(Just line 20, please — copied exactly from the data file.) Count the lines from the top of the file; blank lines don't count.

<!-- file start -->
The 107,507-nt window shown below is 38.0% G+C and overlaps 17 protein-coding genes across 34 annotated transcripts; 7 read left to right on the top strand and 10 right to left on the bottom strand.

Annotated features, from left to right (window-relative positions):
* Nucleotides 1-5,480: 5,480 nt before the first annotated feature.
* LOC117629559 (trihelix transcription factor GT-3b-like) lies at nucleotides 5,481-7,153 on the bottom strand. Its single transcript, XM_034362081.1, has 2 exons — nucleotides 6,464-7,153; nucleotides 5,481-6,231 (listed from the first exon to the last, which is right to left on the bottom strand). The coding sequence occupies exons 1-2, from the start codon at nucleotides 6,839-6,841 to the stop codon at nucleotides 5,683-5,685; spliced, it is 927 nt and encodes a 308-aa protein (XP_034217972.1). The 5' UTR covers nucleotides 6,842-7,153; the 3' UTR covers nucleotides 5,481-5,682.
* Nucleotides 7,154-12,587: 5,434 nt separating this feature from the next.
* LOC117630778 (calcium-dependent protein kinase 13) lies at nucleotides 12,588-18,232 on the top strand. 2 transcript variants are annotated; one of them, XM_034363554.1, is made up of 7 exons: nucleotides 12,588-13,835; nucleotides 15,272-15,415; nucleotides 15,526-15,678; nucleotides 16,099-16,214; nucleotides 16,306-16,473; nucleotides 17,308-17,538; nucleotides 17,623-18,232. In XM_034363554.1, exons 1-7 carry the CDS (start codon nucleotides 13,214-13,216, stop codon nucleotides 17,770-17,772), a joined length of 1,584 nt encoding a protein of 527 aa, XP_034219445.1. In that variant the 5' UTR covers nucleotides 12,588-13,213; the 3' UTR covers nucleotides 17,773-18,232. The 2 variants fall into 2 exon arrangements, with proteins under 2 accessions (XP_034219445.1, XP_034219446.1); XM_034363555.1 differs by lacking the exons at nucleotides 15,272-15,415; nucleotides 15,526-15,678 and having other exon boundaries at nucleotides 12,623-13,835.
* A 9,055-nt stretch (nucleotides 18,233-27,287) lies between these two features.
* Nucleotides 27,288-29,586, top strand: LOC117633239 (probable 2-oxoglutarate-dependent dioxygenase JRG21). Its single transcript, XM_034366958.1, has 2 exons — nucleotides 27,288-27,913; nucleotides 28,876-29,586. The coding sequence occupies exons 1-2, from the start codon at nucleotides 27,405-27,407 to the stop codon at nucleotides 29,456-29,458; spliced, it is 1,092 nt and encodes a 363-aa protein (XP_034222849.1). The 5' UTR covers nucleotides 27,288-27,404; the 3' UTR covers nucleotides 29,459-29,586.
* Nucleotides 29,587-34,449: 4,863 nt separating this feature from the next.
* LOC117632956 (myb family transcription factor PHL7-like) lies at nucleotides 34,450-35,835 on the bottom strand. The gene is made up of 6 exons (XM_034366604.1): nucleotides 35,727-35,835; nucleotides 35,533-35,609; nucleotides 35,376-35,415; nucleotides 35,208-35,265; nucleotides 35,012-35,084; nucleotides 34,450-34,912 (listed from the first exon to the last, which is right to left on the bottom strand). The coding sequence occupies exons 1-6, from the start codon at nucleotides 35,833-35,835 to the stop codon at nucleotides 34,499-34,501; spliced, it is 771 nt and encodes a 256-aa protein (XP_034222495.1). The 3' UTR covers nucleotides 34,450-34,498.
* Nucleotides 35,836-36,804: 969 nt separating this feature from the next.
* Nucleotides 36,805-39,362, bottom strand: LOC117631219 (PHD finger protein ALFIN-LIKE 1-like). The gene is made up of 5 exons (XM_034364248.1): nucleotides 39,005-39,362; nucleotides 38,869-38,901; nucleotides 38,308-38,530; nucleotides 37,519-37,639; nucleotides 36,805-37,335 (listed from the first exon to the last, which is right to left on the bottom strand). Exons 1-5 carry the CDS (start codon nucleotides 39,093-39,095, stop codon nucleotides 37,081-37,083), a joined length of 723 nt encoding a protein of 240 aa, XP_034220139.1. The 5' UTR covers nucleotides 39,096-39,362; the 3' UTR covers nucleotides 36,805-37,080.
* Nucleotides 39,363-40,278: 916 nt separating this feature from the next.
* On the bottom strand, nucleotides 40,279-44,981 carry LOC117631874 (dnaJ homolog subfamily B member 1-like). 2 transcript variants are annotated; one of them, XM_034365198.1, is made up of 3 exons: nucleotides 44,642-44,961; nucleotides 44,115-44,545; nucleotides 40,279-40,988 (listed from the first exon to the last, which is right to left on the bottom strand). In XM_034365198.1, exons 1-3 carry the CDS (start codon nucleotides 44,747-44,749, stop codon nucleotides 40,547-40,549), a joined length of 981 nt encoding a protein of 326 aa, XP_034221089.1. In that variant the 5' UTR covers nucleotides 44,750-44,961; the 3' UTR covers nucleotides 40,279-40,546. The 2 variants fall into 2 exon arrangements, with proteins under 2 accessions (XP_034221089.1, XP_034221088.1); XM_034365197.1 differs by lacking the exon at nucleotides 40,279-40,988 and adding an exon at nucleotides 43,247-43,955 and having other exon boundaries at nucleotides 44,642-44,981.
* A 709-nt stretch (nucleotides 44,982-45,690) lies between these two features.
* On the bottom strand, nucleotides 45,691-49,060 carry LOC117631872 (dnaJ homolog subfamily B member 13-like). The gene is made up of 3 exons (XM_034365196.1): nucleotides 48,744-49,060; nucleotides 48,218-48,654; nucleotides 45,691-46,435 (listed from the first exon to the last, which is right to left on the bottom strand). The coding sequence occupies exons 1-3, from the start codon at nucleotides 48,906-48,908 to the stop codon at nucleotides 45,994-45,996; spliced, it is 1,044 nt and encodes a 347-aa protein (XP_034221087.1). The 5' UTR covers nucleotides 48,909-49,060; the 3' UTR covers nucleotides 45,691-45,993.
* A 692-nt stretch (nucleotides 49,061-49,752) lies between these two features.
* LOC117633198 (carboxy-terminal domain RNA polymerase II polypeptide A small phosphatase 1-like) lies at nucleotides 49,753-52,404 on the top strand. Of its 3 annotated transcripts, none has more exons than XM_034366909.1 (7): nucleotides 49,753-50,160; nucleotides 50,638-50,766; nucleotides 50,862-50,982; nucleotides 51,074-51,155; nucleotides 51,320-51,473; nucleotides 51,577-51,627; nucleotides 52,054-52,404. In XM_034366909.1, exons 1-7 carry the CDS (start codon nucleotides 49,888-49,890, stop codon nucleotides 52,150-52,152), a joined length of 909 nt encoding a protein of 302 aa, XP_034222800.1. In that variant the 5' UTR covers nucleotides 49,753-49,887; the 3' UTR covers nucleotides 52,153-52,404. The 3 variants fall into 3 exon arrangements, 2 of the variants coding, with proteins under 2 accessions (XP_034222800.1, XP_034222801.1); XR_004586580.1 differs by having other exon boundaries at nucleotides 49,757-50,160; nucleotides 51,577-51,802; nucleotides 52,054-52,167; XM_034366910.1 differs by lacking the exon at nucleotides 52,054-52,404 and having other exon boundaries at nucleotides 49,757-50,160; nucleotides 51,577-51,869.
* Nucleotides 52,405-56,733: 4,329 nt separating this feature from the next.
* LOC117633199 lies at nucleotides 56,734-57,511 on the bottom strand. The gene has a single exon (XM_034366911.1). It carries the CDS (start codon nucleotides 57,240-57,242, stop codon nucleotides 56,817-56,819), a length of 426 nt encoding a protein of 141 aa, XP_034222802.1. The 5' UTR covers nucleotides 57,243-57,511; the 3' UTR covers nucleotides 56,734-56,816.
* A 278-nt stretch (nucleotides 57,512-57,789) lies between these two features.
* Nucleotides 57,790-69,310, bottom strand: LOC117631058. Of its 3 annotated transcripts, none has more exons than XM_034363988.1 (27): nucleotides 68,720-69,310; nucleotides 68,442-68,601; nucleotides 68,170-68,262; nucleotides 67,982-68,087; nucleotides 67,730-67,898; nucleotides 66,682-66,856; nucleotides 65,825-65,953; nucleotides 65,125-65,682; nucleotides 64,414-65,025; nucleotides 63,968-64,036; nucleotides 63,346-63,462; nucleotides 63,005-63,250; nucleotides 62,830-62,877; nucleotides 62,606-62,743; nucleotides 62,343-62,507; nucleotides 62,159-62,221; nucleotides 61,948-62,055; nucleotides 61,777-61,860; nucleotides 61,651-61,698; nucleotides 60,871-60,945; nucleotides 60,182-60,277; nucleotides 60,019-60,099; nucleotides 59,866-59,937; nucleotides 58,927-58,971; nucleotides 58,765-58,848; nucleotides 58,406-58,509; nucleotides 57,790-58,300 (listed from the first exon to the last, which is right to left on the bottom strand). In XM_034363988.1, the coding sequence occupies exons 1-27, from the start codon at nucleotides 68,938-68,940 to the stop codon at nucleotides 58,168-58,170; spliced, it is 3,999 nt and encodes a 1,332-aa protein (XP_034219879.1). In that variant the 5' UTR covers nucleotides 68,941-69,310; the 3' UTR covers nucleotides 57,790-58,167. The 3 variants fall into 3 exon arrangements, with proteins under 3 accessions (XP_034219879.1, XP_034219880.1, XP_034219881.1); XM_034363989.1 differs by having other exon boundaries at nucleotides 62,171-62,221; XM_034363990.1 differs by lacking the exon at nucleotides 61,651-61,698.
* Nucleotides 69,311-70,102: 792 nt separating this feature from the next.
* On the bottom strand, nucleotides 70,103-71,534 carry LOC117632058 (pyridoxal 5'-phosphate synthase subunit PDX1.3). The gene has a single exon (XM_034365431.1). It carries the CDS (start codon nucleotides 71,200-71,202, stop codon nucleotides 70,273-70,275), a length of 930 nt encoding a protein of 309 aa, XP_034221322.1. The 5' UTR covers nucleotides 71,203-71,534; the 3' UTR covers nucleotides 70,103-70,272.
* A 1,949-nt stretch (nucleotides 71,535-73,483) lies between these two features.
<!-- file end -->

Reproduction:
* LOC117633199 lies at nucleotides 56,734-57,511 on the bottom strand. The gene has a single exon (XM_034366911.1). It carries the CDS (start codon nucleotides 57,240-57,242, stop codon nucleotides 56,817-56,819), a length of 426 nt encoding a protein of 141 aa, XP_034222802.1. The 5' UTR covers nucleotides 57,243-57,511; the 3' UTR covers nucleotides 56,734-56,816.